TINA study: How can the language of a virtual receptionist (chatbot) be optimised to increase access to cervical screening appointments?
Start date01 December 2022
End date30 September 2023
GPs traditionally use letters/phone calls to invite patients to health screening appointments. Attending screening
regularly is important as it could lead to the early detection of more serious conditions. However, traditional
appointment invitations create high workload for surgery staff and sometimes do not lead to high levels of patient
engagement with screening.
People from ethnic minority groups sometimes experience problems in accessing and taking up health care
appointments in primary care, including cervical screening. Cervical screening is a health test that aims to identify
whether people with a cervix are at risk of cell changes, or conditions such as cancer.
This project aims to understand whether an automated virtual receptionist (VR) that uses Chatbots (computer
programs that simulate and process human conversation) would be useful for patients when booking cervical
screening appointments. It aims to understand whether patients like or dislike the VR and if it could improve patients’
decisions to book cervical screening. We want to know if the VR uses words and sentences which make sense to
patients and to learn what improvements are needed to make it work better for people from different ethnic groups. By
asking patients about the VR we will be better able to improve access to screening and reduce health inequalities.
We aim to interview up to 20 patients at one general practice in England, to gather a wide variety of views from white
and ethnic minority patients. We will interview patients who have already used VR and patients yet to try it, particularly
those who are hesitant or unsure whether they want to use it.
Data from the interviews will be analysed to find patterns in patients’ views and opinions. These will then be used to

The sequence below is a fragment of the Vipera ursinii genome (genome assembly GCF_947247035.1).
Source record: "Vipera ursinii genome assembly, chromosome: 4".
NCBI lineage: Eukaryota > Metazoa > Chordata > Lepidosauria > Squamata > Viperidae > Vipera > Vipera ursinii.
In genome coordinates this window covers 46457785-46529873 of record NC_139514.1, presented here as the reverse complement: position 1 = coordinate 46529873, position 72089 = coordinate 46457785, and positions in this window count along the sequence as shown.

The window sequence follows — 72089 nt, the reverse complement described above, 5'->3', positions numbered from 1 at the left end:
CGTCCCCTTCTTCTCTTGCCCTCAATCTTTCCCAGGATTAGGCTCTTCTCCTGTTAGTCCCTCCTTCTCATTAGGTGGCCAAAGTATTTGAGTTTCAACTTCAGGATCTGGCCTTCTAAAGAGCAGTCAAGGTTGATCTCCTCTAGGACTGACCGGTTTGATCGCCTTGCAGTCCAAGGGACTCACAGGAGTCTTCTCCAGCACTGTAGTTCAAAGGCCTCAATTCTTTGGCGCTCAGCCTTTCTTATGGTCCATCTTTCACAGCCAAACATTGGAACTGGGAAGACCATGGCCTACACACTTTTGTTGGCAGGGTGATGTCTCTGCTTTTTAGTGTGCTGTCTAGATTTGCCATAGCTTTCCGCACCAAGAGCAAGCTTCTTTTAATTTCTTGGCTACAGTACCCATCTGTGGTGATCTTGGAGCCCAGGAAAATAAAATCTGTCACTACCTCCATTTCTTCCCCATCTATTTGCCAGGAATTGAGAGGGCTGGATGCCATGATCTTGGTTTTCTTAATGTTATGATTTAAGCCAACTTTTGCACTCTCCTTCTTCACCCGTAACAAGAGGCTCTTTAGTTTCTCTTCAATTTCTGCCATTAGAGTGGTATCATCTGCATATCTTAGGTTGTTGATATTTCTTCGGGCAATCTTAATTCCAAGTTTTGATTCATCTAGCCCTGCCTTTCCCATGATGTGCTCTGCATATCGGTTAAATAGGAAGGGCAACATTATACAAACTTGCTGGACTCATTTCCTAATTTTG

make improvements to the VR to make it better for a range of patients, including patients from ethnic minority groups.
Aims and objectives
- To understand understanding of the language, cultural and technological barriers in taking up cervical screening offers
- To understand understanding of the specific needs of ethnic minority groups with respect to cervical screening invitations issued by a virtual receptionist (chatbot)
- To ways in which the virtual receptionist could be improved
- To raise the engagement rate with cervical screening
Dr Doris Dippold
Senior Lecturer in Intercultural Communication
I am Senior Lecturer in Intercultural Communication at the School of Literature and Languages. My career in higher education so far has taken me to three continents and five countries (Germany, USA, China, Luxembourg, UK), sparking a keen interest in language and communication in higher education contexts, especially:
- Internationalisation at home and the role of language in interactions between students and students and teachers
- Classroom interaction
- English as a medium of instruction in Anglophone and non-Anglophone contexts
- English as a lingua franca in higher education
In addition, I am also interested in issues of language and technology, in particular:
- conversation patters in interactions between humans and 'computer' interfaces, e.g. chatbots
- using linguistic analysis to develop AI-driven applications
Dr Freda Elizabeth Mold
Senior Lecturer in Integrated Care
I received my PhD from the University of Surrey in 2001 and worked as a post-doctoral researcher at King's College London for 9 years, initially in Public Health Sciences and then in the Florence Nightingale School of Nursing and Midwifery.
Since leaving Kings' I worked for NHS Evidence (previously part of the National Institute for Health and Care Excellence) conducting rapid online reviews.
I joined The University of Surrey again in 2010, working as a Research Fellow in the Department of Health Care Management and Policy. At this time I undertook a large scale systematic review investigating patients access to their electronic medical records and online services in primary care.
Over the years I have been fortunate enough to work on various mixed methods research projects, focusing on long-term conditions and access to services. Studies included the investigation of factors impacting on patients' access and uptake of after stroke services in London, the care of ethnic elders in care homes, and early interventions for frail older people.
Since moving to Health Sciences I have continued to follow my research interest in access to services for specific patient groups in relation to primary/ community care delivery.
Find out more about our research at Surrey: